At the time it suited the Tudors, Lancastrians and Woodvilles—and still suits Tudorite historians to this day—to trumpet that Richard was the original murderous Wicked Uncle. If he was, why on earth didn’t he dispose of other awkwardly legitimate nephews and nieces too? The two boys weren’t the only Yorkists with claims to the throne. His other brother, George of Clarence, had a son and daughter too, but they were barred from the throne by their father’s treason and attainder. Attainders could be reversed, so these children were dangerous to Richard, if he wanted to view them that way. He could have binned the whole lot, his sisters’ offspring too, had he wanted, but he didn’t. It was left to the blood-drenched Tudors to rid the world of just about every Yorkist they could think of, women and all. Yet Richard is always accused as if he was a mass killer on a jaw-dropping scale.

Every single Tudor is much more deserving of being called a mass murderer. They even executed George of Clarence’s children, who had survived safe and well under Richard. The hero of Bosworth trumped up a charge against the by then 24-year-old Edward, Earl of Warwick, and chopped his head off. He beheaded Richard’s illegitimate son, John of Gloucester, as well. Among others. Henry VIII condemned to the block George of Clarence’s daughter, Margaret Pole, Countess of Salisbury, who was sixty-eight. But then, the delightful ‘Bluff King Hal’ liked to chop off his wives’ heads for good measure. Including the one for whom he’d caused such upheavals in the Church, leading to the religious bloodbaths of the following reigns.

Tudor propaganda also spouted that, to secure his nephew’s throne for himself, Richard falsely declared Edward IV’s children illegitimate (this was thanks to evidence provided by Bishop Stillington in 1483 that Edward IV had been married to someone else before his bigamous union with Elizabeth Woodville). Well, the children of bigamy couldn’t inherit the throne. Period. Then it was said that once Richard became a widower (having poisoned his now-infertile wife, Anne, of course) he intended to marry his eldest niece, Elizabeth of York.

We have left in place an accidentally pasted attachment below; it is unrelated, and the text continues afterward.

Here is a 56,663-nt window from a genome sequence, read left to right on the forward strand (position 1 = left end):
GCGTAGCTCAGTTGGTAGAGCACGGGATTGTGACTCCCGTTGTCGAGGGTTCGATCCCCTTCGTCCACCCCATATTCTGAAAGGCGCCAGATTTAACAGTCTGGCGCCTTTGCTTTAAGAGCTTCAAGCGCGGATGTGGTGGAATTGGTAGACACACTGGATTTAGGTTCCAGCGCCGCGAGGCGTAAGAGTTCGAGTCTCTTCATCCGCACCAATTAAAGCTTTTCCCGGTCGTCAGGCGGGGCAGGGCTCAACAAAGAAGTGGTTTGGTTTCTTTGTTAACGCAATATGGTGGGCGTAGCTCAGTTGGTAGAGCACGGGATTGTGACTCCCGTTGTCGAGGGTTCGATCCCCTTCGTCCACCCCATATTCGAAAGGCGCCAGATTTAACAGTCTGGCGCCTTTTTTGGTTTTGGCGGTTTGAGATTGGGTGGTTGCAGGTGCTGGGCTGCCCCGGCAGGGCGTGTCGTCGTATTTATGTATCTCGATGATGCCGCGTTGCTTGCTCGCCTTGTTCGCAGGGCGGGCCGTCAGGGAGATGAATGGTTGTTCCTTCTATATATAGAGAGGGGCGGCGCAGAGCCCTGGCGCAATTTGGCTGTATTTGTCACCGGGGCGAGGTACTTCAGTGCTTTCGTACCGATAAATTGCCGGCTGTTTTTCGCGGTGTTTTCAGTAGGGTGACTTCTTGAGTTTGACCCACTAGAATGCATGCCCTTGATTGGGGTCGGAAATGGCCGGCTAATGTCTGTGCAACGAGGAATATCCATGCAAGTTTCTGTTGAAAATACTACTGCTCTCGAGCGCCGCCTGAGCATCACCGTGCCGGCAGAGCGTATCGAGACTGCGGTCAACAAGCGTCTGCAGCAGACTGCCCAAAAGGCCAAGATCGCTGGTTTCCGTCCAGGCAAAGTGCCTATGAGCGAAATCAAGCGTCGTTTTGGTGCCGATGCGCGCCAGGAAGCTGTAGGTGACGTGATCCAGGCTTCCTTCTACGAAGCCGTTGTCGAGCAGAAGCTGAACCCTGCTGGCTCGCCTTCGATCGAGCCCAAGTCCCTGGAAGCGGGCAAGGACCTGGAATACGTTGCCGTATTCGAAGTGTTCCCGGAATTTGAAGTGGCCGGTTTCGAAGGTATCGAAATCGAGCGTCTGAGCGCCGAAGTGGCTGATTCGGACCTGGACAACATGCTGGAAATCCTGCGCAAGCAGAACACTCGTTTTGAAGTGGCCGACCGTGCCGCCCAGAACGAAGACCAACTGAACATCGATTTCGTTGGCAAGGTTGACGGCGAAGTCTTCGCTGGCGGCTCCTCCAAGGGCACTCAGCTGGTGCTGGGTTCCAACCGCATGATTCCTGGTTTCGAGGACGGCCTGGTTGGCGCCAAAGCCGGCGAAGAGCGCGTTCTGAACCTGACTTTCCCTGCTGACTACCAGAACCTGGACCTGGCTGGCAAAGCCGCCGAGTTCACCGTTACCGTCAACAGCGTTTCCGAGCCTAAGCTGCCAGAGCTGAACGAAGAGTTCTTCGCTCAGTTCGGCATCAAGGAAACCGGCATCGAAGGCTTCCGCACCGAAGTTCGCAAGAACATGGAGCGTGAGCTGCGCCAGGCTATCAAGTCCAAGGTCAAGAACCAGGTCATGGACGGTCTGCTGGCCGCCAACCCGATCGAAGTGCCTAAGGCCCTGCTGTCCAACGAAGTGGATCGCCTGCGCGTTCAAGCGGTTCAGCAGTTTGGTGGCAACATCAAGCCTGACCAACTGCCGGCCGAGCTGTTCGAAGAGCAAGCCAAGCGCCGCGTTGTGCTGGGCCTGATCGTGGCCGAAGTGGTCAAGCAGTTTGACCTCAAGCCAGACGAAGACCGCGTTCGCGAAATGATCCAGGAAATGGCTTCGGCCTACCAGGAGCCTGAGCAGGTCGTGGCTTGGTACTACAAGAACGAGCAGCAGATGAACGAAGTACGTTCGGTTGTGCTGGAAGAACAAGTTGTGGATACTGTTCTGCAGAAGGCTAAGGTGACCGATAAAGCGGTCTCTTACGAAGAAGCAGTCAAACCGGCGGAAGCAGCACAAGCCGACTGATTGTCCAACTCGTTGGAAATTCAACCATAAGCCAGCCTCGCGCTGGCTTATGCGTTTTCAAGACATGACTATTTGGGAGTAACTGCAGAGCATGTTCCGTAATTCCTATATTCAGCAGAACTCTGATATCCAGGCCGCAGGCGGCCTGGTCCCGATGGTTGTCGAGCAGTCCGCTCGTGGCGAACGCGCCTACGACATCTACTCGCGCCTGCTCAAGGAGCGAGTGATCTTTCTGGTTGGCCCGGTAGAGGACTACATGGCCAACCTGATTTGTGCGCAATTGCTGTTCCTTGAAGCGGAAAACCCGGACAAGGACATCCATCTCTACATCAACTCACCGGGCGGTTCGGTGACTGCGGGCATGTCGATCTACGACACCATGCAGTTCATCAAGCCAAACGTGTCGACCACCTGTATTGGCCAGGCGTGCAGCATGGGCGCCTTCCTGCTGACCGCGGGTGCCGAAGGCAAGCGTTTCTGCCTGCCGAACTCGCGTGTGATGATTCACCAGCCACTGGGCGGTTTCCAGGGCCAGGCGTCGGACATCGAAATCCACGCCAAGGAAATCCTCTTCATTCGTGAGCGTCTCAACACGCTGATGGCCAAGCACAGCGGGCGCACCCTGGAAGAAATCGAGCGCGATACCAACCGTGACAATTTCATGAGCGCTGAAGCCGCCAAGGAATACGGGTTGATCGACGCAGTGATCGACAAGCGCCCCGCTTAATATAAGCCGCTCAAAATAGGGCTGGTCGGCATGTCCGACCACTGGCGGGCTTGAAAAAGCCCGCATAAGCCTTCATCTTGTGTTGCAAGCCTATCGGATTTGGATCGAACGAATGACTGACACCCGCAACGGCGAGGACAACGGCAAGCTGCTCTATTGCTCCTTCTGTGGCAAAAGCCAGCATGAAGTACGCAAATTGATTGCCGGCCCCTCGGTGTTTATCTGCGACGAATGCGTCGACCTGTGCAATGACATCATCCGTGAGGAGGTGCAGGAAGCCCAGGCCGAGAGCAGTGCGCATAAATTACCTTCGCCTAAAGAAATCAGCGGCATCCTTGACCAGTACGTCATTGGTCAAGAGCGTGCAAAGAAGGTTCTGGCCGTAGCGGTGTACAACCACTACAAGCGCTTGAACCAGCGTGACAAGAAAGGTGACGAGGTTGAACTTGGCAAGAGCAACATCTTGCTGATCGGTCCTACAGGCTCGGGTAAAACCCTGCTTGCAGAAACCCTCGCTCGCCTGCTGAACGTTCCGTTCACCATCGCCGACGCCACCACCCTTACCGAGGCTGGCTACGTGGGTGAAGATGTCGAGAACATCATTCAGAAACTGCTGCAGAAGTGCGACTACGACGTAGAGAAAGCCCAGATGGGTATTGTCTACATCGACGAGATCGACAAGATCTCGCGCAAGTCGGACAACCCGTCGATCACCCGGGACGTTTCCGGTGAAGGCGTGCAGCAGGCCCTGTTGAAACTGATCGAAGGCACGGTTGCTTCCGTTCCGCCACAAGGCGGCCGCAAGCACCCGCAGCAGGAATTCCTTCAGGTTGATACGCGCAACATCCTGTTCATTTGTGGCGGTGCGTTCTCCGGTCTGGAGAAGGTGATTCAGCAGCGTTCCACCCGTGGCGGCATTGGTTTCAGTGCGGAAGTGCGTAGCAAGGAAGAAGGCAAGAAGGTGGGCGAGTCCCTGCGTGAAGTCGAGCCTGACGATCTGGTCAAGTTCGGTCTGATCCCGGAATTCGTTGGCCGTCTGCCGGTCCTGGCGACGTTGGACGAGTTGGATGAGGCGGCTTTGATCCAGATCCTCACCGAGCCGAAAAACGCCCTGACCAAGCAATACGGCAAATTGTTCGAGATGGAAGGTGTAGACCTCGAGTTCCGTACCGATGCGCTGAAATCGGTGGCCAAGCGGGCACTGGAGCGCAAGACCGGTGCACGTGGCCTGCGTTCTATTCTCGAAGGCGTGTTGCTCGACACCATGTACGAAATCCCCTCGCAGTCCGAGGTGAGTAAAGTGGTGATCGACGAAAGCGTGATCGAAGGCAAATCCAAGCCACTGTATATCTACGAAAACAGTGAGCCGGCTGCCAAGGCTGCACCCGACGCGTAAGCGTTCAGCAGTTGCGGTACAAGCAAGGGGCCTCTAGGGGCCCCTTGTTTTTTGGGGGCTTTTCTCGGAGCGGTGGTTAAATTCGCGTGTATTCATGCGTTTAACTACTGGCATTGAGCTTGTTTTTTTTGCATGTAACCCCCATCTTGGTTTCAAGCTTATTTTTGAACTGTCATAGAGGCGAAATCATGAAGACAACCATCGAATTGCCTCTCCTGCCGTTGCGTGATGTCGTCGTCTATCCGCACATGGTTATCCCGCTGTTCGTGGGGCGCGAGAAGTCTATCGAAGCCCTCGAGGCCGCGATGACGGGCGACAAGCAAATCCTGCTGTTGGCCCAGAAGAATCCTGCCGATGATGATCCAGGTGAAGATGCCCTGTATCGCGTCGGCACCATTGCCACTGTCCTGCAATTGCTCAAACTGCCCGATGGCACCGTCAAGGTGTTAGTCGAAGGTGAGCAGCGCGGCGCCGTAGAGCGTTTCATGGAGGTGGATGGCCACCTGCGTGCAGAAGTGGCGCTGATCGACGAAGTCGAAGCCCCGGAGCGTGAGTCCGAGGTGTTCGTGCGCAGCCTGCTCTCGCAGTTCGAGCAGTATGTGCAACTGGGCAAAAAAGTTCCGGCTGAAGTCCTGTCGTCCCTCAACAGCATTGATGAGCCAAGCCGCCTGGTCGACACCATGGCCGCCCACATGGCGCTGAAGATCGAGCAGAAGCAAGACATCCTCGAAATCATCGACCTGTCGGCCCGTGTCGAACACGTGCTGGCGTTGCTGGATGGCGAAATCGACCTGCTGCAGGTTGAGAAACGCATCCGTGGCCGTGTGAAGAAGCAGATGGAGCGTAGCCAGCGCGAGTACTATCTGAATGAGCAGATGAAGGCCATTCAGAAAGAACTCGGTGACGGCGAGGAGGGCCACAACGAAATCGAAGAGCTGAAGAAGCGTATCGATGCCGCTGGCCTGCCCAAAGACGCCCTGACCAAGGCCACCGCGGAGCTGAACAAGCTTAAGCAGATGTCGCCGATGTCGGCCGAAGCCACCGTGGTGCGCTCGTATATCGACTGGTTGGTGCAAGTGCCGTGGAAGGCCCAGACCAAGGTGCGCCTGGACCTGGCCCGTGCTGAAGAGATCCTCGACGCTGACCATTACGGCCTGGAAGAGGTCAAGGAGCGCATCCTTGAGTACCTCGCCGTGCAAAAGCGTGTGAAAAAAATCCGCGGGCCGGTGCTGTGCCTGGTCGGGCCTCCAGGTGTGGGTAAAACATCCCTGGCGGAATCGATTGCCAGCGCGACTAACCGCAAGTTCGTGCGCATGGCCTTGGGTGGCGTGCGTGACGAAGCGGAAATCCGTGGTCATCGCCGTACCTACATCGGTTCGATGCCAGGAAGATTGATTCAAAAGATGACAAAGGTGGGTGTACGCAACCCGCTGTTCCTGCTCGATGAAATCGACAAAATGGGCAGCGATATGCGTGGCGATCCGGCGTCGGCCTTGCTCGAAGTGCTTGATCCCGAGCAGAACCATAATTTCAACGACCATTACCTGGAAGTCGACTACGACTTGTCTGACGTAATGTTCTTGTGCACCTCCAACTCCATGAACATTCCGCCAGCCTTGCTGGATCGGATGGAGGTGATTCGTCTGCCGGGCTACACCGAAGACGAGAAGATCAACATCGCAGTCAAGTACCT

It would seem that her illegitimacy didn’t bother Uncle Richard as much as it was to bother Henry Tudor, who turned legal cartwheels in order to make her trueborn again. Henry  even tried to suppress/expunge all legal evidence of her illegitimacy by destroying royal and parliamentary documents. Indeed, if a copy of Richard’s right to the throne, known as the Titulus Regius, hadn’t survived, we might never have known what really happened. The Tudors were nothing if not thorough when it came to hiding their bloody tracks. See http://www.richardiii.net/2_7_0_riii_documents.php.

Extract from Titulus Regius

The warning signs were there from the moment Richard breathed his last at Bosworth, because Henry promptly declared his own reign to have commenced the previous day. Thus he branded traitor every man who had supported their anointed king, Richard III. It was a dangerous precedent to set, and ever afterward Henry remained jittery about suffering  the same fate. Serves him right. But he’d set the guidelines for the Tudor prospectus and it should have alerted everyone who’d supported him that they’d made a monumental mistake! But England was to suffer over a century of the gruesome House of Tudor.

Richard III had every true claim to the crown of England. He was Edward IV’s only surviving brother and had a son and heir of his own whose destiny was to follow his father on the throne. The latter wasn’t to happen, of course, but at the time Titulus Regius was drawn up, Richard’s queen and son were still very much alive.

Contrary to an intention to marry Elizabeth, on being widowed Richard embarked on arranging royal Portuguese matches for himself and his niece. He had no option but to marry again because kings needed heirs to secure their thrones. So these Portuguese matches were purely practical matters. He was still a young man and had no reason not to hope for more children through a much more acceptable and conventional marriage, so why risk a dangerously incestuous match, the very idea of which was anyway bound to be abhorrent to him? He was conventionally pious. Conventional in every way. Marrying his niece would be a line across which he would never tread.